She pushed me straight onto the path of herbal study that I had been longing to walk since I was a girl of eight or so, reading countless books full of heroines who were medicine women, midwives, herbalists, adventurers. The Way of the Herbs had always felt a bit closed to me before hearing Juliette speak (even through a film!)-- huge and overwhelming and a tad bit frightening. But something changed in my heart after that, and though I am utterly at the beginning of this beautiful journey of learning the herbs, my life has changed in the past year because of them, and because of her—nettles and motherwort and raspberry leaves hang from wherever they can through the house, crampbark and skullcap and motherwort and tulsi are growing out in the garden, a maze of tinctures sit upon the shelves, and the plants, most importantly, are beginning to feel like old friends, and like the greatest of teachers.
|Motherwort (toothed leaves)|
"When I used to travel on horseback for long distances over sunburnt moorlands, on journeys to the Gypsy horse fairs of the North of England, on days of fierce sun I used sprays of elder blossoms in my hat. This truly cooled the air; it was taught to me by the horse-trading Gypsies of the Pennine hills." (page 107)
"There is also soapless washing when heavy, smooth stones are employed, preferably from rivers, and the washing done in rivers. Clothes are slapped hard upon the stones, by hands or supple branches from such trees as willow or alder. After being slapped, the clothes are rubbed lightly over smooth stones, to release the dirt. Then they are treaded upon with bare feet in the water, and placed over reeds or flat stretches of grass, for sun bleaching and air sweetening. I learned this way of washing linen in Portugal, in the swift rivers there. Then the toil of laundry was turned into a sort of revelry, of singing and dancing in the water (with much laughter), and I have never known linen more white or fragrant, so that it rivaled the swathes of white marguerite flowers growing there." (page 29)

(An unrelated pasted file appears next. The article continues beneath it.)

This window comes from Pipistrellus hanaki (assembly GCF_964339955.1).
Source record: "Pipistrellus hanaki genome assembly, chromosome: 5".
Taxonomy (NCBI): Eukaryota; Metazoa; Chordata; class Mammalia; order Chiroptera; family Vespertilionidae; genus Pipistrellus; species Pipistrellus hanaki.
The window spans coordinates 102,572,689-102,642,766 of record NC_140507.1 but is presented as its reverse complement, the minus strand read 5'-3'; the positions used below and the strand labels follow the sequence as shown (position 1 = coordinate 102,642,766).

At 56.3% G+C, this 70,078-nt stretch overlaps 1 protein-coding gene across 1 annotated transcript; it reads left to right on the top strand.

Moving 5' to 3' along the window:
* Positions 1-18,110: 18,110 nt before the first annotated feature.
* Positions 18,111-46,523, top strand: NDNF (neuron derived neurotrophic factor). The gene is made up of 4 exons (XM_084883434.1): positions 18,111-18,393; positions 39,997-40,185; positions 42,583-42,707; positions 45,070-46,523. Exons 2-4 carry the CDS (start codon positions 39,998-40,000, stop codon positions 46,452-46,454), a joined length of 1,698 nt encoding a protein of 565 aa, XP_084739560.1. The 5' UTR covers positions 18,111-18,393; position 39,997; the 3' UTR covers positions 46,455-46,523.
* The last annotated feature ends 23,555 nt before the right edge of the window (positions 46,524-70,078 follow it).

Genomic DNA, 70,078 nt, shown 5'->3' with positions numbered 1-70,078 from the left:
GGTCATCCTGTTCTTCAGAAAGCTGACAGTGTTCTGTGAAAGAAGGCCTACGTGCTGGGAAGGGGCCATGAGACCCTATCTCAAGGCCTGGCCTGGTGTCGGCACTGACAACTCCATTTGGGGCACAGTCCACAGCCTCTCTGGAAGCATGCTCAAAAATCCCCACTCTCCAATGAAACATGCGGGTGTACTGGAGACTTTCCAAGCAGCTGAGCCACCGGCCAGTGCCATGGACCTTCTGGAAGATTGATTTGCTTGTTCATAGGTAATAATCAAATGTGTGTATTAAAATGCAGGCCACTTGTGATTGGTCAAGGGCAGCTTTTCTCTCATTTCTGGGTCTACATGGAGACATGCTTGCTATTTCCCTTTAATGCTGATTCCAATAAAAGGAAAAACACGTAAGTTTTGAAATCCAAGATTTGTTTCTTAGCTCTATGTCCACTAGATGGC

"The tin of glowing embers of many colors from pale yellow to deep crimson always reminds me of the Persian proverb: 'the fireside is the tulip bed of a winter day.'" (page 44)
"I am most happy when swallows make their nests in any home of mine, and in Galilee, for years I had nearly seventy swallows sleeping in one of my rooms. Every dusk they would come winging homeward, happy and rejoicing as returning children. They enjoyed my welcome of praising words and knew that the windows would always be open for them. They darted throughout the entire dwelling, eating up the mosquitoes, and they would come in by day to catch the houseflies. My useful and beautiful swallows! Every night I counted them in my lantern light; it was a sort of rite, and the birds would look down at me in friendliness as I counted them to make sure all my seventy were safely home." (page 91)
"The patchwork cover is the nicest for travelers. First, it is beautiful to the eye, and further, it does not show wear marks as quickly as a plain one, being of many colors as the biblical coat of Joseph. For patchwork I collect snippets of cloth as I travel; they are everywhere. I seldom visit a new area without finding some rags of colored cloths. Many of them come to me washed up from sea and river. Their different designs are a fascination, and when it comes to using them, and to the sewing of them in place on lengths of cloth, it is like painting pictures, using bits of cloth instead of paints. Patchwork shirts, blouses and skirts, also window curtains (if one uses such) can be made as well as the usual bed covers. I expect that this famous Biblical 'coat of many colors' was patchwork. For the wise Sufis, patchwork has magical properties and powers, and they wear it very often as part of their clothing." (page 80)
And so, there is my first patchwork for you!